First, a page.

Mercury 13: $100M Investment in Women's Soccer Clubs
Mercury 13, an initiative spearheaded by sports entrepreneur Victoire Cogevina Reynal, has revealed plans to invest a substantial $100 million in the acquisition of women's soccer clubs across Europe and Latin America. The venture's initial focus will be on Lewes FC, a team competing in England's second division.
This visionary group is composed of esteemed former players, including Eni Aluko, a former England forward who has also held roles as sporting director for Aston Villa and Angel City. Another notable member is Arianna Criscione, an ex-Italy goalkeeper. Joining the lineup are seasoned professionals like Luis Vicente, the former Chief Innovation Officer of FIFA, and Nancy Hensley, previously renowned for her role as Chief of Product and Marketing at Stats Perform.
Lewes FC currently participates in the FA Women's Championship, positioning them one tier below the renowned Women's Super League within England's football hierarchy. Impressively, they advanced to the quarter-finals of the FA Cup last season, a notable feat although they were ultimately defeated by the eventual runners-up, Manchester United.
The club garnered attention in 2017 for pioneering an equitable distribution of financial resources between their men's and women's teams—an approach that reflects their commitment to principles cherished by Mercury 13.
Cogevina underlined the rationale behind selecting Lewes FC for their inaugural investment: "Lewes was a clear choice since they represent many core principles of how we believe a women's club should be managed," she stated in a release on Thursday. Her initial priority has been to assemble a world-class management team and advisory board. She recognized a dearth of dedicated female football executives capable of elevating the sport's business aspects and transforming it into a premier asset class for this generation.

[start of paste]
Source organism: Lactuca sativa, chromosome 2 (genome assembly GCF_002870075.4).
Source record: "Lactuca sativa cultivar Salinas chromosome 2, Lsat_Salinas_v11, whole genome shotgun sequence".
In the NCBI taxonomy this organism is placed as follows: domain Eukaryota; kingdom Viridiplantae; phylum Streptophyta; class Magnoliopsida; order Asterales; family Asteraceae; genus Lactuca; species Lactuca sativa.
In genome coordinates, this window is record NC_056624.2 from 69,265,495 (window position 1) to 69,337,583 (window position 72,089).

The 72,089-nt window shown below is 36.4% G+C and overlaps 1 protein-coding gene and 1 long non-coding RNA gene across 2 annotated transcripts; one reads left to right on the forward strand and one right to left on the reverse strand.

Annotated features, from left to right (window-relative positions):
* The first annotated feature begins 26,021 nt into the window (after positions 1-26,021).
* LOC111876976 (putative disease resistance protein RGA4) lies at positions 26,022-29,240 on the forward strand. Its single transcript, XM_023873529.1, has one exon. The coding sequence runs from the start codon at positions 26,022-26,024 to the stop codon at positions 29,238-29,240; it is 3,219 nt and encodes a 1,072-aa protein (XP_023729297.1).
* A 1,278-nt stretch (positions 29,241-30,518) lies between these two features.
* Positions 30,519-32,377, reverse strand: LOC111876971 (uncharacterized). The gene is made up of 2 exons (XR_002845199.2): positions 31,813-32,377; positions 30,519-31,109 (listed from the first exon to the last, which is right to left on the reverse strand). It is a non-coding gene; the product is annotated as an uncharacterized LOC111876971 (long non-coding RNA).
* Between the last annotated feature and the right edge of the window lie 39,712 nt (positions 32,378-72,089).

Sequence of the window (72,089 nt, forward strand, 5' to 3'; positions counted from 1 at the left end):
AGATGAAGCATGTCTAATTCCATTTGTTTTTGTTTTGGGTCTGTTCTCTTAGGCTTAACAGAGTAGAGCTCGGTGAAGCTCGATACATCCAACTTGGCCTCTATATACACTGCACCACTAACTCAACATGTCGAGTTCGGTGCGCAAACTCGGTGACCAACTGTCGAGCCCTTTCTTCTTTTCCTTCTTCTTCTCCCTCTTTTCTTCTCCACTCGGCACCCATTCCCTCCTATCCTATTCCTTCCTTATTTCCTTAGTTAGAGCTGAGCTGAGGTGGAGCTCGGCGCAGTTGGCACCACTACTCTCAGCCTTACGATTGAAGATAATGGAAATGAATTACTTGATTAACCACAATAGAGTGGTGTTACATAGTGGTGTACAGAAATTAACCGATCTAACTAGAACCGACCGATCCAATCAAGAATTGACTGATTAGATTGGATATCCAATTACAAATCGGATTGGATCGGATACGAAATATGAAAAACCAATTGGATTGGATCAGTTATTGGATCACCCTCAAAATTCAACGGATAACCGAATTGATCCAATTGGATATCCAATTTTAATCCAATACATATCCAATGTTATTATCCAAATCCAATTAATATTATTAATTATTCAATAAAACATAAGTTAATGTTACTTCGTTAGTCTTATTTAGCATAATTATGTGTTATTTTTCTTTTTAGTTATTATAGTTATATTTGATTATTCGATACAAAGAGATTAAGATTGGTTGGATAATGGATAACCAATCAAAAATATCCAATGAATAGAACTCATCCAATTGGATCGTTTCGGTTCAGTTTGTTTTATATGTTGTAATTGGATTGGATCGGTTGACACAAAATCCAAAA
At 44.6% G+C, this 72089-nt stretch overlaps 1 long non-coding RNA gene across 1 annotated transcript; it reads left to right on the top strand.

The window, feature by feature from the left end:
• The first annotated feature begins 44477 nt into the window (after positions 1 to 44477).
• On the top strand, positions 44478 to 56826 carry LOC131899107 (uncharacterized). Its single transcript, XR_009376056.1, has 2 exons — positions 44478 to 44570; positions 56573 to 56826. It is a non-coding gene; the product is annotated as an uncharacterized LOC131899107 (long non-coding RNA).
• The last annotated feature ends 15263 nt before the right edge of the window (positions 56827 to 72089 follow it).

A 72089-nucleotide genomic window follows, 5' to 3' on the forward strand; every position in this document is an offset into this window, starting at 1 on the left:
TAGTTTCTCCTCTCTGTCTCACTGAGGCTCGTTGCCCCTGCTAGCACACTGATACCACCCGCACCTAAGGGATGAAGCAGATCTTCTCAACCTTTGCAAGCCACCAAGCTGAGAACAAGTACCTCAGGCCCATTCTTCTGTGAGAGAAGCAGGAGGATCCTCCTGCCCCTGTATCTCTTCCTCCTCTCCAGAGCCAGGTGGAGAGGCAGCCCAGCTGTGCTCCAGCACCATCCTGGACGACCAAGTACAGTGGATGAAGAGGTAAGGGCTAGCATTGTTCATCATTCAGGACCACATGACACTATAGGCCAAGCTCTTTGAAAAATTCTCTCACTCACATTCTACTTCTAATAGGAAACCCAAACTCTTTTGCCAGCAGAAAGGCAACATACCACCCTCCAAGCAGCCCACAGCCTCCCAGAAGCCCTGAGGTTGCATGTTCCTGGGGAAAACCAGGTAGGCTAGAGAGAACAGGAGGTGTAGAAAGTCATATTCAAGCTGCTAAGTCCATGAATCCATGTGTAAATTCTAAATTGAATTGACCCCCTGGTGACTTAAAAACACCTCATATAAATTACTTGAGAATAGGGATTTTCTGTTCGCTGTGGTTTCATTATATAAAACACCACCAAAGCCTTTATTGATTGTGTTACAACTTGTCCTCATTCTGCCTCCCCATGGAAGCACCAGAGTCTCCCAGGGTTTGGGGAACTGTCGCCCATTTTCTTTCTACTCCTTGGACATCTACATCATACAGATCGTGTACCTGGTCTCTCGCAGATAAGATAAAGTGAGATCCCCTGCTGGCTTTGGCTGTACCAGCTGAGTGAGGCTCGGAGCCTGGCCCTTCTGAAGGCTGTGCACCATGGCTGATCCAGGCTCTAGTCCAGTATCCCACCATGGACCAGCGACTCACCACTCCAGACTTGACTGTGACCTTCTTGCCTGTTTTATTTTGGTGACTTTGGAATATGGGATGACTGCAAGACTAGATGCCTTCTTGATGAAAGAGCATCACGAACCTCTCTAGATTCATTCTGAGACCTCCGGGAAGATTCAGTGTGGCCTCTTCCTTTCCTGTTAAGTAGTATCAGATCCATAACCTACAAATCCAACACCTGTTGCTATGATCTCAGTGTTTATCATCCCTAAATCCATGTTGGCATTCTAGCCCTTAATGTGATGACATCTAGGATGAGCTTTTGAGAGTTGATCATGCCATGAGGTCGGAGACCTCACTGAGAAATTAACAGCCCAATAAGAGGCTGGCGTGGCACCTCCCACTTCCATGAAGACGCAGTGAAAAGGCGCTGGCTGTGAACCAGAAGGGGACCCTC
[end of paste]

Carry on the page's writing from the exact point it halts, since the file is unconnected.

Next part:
The ambitious group has not limited its aspirations to Lewes FC. They are currently engaged in advanced negotiations to acquire first division teams in Spain and Italy. Beyond that, their sights are set on clubs in Argentina and Uruguay as their next strategic targets.
This announcement arrives on the heels of the Women's World Cup's unprecedented success. The tournament's final drew record-breaking television viewership numbers for women's football in both Spain and England. Furthermore, the ninth edition of the competition achieved an all-time high attendance record, attracting nearly two million fans to stadiums in Australia and New Zealand.